My name is Lucius Van Dyke III. The Van Dykes came from Amsterdam one hundred years ago this year. This year is our American Centennial.

My great-grandfather, Gregor Van Dyke was a son-of-a-bitch. He was an engineer on the Baltimore & Ohio Railroad who was seldom home but when he was, you knew it.

He met my great-grandmother, Evaline, at a beer garden in an Ohio steel town. She mistook Gregor for her fiancĂ© during a particularly rigorous polka. She didn’t notice any difference until the next morning. Nine months later, Lucius Van Dyke, my grandfather, was born.

Lucius Van Dyke (The First) was also a son-of-a-bitch, but he was a son-of-a-bitch with ambition. During Prohibition, he made his money as a newspaper boy. He would pick up a crate of booze from the local bootlegger, separate it out into flasks, tuck the flask neatly into the paper’s Society section and deliver it to the mayor’s house, the chief of police’s house… pretty much to anyone who was anybody.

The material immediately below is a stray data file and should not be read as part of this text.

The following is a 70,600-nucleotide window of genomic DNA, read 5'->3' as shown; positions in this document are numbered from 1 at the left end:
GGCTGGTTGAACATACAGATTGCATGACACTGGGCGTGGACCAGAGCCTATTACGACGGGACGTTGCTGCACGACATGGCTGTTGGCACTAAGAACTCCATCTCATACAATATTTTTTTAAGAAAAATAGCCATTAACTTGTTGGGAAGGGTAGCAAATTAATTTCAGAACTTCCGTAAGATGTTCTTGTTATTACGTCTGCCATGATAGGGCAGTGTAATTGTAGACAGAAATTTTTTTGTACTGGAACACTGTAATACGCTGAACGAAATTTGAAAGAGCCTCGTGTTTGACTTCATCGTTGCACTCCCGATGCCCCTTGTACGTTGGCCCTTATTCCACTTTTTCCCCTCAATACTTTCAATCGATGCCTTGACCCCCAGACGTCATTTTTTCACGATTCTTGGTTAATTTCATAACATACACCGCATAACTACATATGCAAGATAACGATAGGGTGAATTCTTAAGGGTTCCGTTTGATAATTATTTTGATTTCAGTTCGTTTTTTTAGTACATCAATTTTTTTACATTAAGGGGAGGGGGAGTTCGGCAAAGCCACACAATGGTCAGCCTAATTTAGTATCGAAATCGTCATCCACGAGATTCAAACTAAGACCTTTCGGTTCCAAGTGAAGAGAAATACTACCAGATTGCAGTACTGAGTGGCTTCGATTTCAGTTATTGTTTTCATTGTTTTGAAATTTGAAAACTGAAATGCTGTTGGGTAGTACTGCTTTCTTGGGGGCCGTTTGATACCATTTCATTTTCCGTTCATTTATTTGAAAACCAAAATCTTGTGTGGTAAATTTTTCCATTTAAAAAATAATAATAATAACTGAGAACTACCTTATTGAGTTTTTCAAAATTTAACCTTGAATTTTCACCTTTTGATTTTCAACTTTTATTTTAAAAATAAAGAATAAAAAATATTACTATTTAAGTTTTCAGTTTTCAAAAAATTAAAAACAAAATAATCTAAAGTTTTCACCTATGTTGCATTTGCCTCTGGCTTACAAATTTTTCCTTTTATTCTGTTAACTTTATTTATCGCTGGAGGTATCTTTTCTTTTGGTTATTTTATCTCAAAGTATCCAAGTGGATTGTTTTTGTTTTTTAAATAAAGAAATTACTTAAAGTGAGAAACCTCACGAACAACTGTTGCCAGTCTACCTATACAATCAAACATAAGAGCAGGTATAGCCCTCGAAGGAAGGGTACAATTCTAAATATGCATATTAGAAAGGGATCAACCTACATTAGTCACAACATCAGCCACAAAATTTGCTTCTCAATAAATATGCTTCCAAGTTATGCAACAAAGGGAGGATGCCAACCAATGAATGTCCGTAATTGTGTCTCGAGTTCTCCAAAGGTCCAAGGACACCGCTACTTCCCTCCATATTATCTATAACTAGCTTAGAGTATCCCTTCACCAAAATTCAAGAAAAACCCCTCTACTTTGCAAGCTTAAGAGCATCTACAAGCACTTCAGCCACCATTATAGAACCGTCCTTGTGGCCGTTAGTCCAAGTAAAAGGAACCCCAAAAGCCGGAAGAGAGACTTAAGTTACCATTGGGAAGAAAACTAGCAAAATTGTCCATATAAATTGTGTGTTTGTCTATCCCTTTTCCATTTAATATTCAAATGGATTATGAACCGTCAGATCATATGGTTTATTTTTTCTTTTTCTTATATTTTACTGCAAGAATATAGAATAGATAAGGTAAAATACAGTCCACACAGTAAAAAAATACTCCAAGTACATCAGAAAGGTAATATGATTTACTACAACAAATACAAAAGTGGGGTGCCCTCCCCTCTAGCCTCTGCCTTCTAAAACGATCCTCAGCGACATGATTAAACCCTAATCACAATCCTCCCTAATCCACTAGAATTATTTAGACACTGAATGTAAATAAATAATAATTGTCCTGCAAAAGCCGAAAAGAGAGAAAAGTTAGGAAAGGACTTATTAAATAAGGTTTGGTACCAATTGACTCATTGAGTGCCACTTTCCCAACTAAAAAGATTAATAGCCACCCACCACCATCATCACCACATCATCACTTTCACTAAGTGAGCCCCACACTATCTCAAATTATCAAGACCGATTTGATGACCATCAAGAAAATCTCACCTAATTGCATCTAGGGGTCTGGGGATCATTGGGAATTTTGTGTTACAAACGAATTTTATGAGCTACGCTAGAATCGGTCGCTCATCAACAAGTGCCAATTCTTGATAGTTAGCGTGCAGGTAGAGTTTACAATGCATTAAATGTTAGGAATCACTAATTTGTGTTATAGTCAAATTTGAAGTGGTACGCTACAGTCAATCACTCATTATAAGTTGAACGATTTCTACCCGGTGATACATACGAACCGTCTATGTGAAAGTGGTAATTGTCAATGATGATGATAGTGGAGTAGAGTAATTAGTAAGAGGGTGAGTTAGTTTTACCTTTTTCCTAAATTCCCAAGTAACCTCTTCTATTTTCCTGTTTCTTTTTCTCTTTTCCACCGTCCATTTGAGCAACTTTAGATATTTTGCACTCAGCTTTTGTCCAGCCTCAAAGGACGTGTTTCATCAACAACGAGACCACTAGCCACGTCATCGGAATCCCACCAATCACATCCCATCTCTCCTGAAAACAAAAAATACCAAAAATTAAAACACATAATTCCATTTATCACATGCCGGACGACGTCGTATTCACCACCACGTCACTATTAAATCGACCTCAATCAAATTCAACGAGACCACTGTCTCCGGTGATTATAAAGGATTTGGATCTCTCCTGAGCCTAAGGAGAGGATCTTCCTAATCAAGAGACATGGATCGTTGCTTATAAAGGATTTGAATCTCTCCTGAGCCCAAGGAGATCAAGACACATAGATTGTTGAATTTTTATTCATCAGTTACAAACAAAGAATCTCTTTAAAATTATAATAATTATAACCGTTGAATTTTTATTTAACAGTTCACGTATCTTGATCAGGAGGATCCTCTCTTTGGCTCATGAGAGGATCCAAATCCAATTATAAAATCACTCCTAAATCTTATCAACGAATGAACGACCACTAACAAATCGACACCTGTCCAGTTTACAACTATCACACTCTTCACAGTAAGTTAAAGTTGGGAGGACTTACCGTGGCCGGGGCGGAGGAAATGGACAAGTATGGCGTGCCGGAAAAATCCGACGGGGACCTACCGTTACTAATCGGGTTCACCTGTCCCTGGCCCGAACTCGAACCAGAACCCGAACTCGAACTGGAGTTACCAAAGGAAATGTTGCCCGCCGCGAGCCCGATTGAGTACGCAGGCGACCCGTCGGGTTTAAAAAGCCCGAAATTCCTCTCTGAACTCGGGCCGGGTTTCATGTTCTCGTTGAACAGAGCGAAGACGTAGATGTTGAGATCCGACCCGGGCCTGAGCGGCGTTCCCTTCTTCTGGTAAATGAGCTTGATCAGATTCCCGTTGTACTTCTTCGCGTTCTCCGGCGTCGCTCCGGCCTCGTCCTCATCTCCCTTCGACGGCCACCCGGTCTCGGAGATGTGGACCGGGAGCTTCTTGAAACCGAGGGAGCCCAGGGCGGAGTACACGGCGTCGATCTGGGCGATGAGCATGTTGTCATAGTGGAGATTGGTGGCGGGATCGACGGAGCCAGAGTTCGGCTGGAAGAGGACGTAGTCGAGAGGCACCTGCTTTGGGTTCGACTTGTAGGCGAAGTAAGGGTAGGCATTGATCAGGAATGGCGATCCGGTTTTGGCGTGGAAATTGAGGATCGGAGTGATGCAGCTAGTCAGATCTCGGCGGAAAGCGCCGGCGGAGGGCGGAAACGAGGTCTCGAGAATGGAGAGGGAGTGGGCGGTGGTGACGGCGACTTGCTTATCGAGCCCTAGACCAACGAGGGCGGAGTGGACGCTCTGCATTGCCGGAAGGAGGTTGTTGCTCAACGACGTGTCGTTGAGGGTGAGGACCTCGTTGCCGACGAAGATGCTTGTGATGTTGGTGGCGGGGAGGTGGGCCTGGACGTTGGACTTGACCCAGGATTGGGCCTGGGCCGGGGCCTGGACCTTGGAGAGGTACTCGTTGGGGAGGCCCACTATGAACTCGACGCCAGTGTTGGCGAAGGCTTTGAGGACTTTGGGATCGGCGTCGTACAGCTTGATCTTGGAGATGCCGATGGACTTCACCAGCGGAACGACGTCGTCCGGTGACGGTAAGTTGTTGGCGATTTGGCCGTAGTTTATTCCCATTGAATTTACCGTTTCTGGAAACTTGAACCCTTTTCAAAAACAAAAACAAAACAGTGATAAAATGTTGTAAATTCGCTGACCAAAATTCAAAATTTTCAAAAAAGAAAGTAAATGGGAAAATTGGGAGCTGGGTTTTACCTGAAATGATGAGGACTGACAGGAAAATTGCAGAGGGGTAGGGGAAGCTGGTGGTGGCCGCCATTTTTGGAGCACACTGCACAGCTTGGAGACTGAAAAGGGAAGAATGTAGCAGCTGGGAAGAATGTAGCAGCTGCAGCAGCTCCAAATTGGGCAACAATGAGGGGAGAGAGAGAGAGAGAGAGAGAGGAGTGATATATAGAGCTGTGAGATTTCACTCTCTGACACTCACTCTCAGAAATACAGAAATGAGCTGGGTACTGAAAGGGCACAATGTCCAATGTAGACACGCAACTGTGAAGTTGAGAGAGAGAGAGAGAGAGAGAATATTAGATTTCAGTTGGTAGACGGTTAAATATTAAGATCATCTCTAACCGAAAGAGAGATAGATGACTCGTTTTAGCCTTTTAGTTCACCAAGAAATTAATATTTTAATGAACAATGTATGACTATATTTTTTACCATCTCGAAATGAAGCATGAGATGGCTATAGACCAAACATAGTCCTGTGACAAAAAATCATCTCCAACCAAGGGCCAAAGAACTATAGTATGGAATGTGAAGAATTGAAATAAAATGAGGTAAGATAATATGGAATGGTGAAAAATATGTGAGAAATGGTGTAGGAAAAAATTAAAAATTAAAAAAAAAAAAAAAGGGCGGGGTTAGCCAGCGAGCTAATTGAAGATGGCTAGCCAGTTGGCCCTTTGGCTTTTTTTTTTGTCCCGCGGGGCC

During WWII, Lucius Van Dyke (The First) was sent off to the Pacific to fight the Japs. He was captured and wound up on the Bataan Death March. He survived and swore he would never eat rice again. He didn’t. However, after returning home, marrying his best friend’s girlfriend, Margaret Noonan, impregnating his former best friend’s girlfriend, Margaret (Noonan) Van Dyke, Lucius valiantly returned to the Far East to make a fortune selling American rice to the Japanese.

Sony TR-72 Transister Radio

Sony TR-72 Transister Radio

In 1958, Lucius Van Dyke (The First) lost his life to a Sony Model TR-72 transistor radio that fell from the third story of a Tokyo flat, accidentally bumped from the window sill by a woman who scalded herself with a rice cooker that was steaming Lucius Van Dyke’s American Rice.

My father, Lucius Van Dyke II was a philanthropist. His primary beneficiary was Mr. Robert O’Hooley, proud propietor of O’Hooley’s Southside Tavern. My father enabled Mr. Robert O’Hooley to become the proud proprietor of O’Hooley’s Westside Tavern, O’Hooley’s Northside Tavern, and the popular O’Hooley’s Southside Bowling and Billiards. Mr. Robert O’Hooley did not like the East Side.

By the time I was born, my father had run through most of Lucius Van Dyke (The First’s) fortune. Ten years later, he was sleeping on the street and made pocket change by promising people he wouldn’t stand uncomfortably close to them if they would just give him a quarter. I have not seen my father in fifteen years.

I am Lucius Van Dyke III. I live in Los Angeles now.